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Permanent link (DOI): https://doi.org/10.7939/R3BG2HQ5K

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Nosema ceranae: A sweet surprise? Investigating the viability and infectivity of the honey bee (Apis mellifera L.) parasite N. ceranae Open Access

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Other title
Subject/Keyword
Apis mellifera
spore viability
Nosema ceranae
Type of item
Thesis
Degree grantor
University of Alberta
Author or creator
MacInnis, Courtney I
Supervisor and department
Keddie, Andrew (Biological Sciences)
Pernal, Stephen (Agriculture and Agri-Food Canada)
Examining committee member and department
Pernal, Stephen (Agriculture and Agri-Food Canada)
Manson, Jessamyn (Biological Sciences)
Evenden, Maya (Biological Sciences)
Keddie, Andrew (Biological Sciences)
Department
Department of Biological Sciences
Specialization
Ecology
Date accepted
2017-05-16T15:35:34Z
Graduation date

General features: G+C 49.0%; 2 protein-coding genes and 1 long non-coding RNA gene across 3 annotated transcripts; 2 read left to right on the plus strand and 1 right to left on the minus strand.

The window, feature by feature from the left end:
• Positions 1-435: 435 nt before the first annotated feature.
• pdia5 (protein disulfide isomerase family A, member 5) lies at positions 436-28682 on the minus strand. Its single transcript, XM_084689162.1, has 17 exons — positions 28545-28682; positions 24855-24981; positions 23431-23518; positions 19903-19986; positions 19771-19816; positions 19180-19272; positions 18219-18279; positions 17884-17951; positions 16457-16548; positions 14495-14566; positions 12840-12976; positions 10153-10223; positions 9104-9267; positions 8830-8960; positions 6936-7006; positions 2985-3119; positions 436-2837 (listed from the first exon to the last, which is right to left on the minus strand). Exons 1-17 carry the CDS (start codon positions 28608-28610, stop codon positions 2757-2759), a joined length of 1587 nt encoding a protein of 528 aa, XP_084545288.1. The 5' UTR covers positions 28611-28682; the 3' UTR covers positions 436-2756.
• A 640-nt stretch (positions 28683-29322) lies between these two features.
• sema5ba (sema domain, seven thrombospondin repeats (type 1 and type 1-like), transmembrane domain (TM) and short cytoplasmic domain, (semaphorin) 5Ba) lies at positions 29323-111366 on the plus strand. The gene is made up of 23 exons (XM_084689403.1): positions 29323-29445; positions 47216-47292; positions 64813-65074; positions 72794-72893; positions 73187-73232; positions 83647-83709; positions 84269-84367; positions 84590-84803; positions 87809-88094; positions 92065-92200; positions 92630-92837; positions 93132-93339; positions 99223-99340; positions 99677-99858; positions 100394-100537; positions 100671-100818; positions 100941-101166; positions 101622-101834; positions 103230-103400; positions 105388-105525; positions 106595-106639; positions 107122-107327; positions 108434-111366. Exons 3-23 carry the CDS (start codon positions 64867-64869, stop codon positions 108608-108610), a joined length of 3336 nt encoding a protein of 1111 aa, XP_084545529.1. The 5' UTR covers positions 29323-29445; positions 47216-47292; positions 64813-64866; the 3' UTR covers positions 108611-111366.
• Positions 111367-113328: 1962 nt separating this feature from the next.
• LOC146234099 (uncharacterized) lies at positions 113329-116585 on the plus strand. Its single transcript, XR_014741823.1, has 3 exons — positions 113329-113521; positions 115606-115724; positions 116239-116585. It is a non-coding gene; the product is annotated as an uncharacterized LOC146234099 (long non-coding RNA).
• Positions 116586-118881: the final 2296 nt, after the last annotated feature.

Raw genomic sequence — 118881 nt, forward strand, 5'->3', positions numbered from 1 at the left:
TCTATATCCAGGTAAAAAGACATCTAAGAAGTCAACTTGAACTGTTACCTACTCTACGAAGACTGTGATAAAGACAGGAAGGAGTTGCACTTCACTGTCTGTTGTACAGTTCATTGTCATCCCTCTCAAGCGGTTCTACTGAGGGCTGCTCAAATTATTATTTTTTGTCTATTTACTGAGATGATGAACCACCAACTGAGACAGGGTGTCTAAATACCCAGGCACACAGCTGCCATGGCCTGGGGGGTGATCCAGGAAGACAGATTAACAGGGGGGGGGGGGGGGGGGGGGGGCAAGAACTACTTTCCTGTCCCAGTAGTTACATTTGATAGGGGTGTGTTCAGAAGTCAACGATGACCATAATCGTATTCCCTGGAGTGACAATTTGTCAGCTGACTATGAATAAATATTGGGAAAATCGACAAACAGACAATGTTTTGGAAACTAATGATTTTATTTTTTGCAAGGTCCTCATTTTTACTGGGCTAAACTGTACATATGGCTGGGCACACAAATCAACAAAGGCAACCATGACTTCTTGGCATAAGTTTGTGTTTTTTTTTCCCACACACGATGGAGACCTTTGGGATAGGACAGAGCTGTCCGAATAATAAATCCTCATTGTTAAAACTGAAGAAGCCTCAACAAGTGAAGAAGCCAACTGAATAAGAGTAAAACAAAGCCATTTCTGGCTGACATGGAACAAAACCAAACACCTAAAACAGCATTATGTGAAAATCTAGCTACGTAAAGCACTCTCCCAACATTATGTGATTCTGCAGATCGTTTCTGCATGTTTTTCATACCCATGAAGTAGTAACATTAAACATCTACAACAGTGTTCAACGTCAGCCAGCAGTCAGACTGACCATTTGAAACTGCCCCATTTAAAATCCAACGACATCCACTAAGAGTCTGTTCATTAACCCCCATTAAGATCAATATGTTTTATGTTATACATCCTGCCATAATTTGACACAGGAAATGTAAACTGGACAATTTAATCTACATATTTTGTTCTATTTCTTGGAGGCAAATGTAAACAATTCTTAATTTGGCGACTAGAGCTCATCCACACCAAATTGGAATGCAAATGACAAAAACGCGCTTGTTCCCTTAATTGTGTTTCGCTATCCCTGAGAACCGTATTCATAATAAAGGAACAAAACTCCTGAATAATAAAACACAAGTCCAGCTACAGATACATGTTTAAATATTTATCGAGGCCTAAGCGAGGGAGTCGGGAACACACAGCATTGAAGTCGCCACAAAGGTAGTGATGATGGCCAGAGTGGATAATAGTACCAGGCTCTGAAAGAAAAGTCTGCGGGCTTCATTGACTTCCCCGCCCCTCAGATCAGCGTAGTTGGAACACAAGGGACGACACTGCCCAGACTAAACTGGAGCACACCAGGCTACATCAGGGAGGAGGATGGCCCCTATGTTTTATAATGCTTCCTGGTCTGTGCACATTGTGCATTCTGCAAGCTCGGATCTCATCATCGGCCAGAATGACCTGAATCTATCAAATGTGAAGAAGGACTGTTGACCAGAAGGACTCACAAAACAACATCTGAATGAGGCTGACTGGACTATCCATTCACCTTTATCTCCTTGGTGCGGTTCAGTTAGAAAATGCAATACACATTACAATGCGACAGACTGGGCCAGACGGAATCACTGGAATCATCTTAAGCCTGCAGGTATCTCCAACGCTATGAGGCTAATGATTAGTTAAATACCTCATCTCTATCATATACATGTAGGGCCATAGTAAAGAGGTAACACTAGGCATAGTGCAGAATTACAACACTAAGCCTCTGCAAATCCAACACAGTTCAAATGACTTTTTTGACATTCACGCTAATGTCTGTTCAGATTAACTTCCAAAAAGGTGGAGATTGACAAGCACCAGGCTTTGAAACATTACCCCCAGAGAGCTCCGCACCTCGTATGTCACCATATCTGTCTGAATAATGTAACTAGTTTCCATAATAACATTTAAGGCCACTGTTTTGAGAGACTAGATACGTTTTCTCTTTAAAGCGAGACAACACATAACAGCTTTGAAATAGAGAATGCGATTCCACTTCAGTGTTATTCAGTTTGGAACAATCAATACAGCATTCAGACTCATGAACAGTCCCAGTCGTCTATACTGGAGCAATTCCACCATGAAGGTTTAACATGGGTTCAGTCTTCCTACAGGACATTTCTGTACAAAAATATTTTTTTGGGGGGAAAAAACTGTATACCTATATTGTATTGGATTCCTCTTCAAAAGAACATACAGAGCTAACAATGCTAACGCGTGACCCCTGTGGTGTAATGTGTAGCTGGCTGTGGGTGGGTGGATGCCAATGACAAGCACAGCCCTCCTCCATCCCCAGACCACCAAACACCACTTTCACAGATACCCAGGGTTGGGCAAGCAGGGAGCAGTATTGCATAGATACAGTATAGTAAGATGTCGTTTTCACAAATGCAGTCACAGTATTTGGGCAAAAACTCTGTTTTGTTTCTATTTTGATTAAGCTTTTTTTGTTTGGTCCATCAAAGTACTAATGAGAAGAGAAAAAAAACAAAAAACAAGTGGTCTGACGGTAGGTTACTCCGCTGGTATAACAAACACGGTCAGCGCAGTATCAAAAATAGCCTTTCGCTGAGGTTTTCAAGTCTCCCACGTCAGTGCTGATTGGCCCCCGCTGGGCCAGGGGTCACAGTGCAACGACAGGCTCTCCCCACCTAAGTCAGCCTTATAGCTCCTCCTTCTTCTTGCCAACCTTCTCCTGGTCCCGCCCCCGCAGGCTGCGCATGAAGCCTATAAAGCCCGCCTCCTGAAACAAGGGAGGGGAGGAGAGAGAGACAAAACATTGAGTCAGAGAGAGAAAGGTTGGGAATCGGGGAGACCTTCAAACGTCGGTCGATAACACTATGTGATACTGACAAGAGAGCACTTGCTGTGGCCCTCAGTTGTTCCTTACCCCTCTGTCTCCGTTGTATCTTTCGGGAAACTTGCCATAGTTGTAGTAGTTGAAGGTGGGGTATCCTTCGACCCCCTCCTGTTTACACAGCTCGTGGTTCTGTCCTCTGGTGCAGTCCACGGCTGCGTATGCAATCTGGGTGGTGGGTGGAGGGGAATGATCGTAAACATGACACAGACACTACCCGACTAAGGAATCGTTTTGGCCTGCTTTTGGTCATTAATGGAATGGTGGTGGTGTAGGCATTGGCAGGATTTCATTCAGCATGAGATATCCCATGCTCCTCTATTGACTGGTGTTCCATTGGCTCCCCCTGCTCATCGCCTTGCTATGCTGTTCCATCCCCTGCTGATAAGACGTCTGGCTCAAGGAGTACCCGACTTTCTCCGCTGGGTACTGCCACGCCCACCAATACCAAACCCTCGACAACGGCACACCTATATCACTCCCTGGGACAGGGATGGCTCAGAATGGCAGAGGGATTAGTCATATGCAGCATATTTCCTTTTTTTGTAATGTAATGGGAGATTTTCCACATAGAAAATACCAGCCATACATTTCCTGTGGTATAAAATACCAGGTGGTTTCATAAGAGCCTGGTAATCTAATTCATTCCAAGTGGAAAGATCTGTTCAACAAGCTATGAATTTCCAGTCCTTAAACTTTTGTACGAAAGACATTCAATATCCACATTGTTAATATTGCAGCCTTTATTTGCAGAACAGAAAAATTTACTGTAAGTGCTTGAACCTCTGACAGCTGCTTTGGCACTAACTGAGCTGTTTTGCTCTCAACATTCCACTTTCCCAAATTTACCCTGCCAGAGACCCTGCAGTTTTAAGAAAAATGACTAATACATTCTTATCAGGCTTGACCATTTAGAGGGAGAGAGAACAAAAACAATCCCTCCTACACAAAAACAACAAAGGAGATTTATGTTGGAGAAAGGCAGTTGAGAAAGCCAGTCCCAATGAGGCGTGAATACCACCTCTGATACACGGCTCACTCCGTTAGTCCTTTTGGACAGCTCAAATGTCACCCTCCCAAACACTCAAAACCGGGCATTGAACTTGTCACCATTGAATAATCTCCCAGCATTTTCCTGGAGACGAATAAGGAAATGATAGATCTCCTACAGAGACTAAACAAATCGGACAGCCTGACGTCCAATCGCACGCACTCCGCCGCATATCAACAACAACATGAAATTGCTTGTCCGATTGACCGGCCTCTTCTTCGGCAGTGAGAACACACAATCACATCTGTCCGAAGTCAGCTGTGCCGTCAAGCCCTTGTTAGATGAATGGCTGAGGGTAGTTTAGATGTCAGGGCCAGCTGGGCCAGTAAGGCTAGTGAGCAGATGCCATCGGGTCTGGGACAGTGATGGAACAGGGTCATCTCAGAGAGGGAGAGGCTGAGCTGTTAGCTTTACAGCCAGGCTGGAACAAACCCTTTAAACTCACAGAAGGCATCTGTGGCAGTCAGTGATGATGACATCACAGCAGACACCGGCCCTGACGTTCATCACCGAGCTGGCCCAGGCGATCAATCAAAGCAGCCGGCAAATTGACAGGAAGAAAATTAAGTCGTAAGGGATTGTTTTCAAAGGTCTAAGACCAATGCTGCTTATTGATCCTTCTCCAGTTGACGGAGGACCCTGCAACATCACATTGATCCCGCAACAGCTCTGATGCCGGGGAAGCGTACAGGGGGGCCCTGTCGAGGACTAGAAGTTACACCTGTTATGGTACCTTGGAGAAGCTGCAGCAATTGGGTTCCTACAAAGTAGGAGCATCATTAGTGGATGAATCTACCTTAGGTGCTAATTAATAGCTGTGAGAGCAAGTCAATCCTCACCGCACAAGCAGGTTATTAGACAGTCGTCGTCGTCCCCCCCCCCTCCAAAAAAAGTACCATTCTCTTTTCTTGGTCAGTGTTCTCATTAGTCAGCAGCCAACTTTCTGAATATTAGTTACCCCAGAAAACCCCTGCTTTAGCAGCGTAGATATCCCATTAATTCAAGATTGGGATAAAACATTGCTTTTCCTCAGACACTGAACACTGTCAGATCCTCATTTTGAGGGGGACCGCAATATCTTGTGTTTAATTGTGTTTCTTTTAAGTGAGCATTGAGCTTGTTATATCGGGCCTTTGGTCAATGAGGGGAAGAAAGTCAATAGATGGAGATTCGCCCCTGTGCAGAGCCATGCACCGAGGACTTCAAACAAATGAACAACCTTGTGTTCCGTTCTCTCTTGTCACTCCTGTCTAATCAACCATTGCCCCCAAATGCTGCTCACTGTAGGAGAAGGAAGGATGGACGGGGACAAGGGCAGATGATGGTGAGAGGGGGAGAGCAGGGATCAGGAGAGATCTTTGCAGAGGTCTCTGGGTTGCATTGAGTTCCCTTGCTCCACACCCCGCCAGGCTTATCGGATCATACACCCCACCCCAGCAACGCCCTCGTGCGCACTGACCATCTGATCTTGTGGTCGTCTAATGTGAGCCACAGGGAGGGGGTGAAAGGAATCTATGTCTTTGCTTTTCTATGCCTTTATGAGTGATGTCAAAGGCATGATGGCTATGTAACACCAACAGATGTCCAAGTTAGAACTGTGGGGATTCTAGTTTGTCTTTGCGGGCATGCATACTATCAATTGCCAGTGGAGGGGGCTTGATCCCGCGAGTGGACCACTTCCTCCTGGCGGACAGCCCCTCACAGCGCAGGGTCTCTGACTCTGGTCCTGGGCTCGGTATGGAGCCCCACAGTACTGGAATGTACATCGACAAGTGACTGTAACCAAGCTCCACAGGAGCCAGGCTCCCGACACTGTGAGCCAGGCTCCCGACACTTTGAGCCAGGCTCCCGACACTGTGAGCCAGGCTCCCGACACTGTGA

2017-11:Fall 2017
Degree
Master of Science
Degree level
Master's
Abstract
Nosema disease is a prominent malady among adult honey bees (Apis mellifera L.), caused by the microsporidian parasites Nosema apis and N. ceranae. The biology of N. apis is well understood, as this parasite was first described over a century ago. Unlike N. apis, N. ceranae is an emerging parasite of the honey bee, and consequently, we do not yet understand how long spores of this parasite survive in honey bee colonies, or how they are transmitted among bees. We investigated the viability and infectivity of the infectious (spore) stage of N. ceranae in substrates associated with honey bee colonies after exposure to 20, 33, -12, and -20°C, over various time intervals. Spores stored in honey and sugar syrup survived considerably longer than those stored in water or on wax comb, with low loss in viability at freezing temperatures for up to one year. Honey and sugar syrup appear to provide a reservoir of viable and infective spores that can initiate or perpetuate N. ceranae infections in honey bee colonies. This study provides information that may help enhance current management recommendations for apiculturalists.
Language
English
DOI
doi:10.7939/R3BG2HQ5K
Rights
This thesis is made available by the University of Alberta Libraries with permission of the copyright owner solely for the purpose of private, scholarly or scientific research. This thesis, or any portion thereof, may not otherwise be copied or reproduced without the written consent of the copyright owner, except to the extent permitted by Canadian copyright law.
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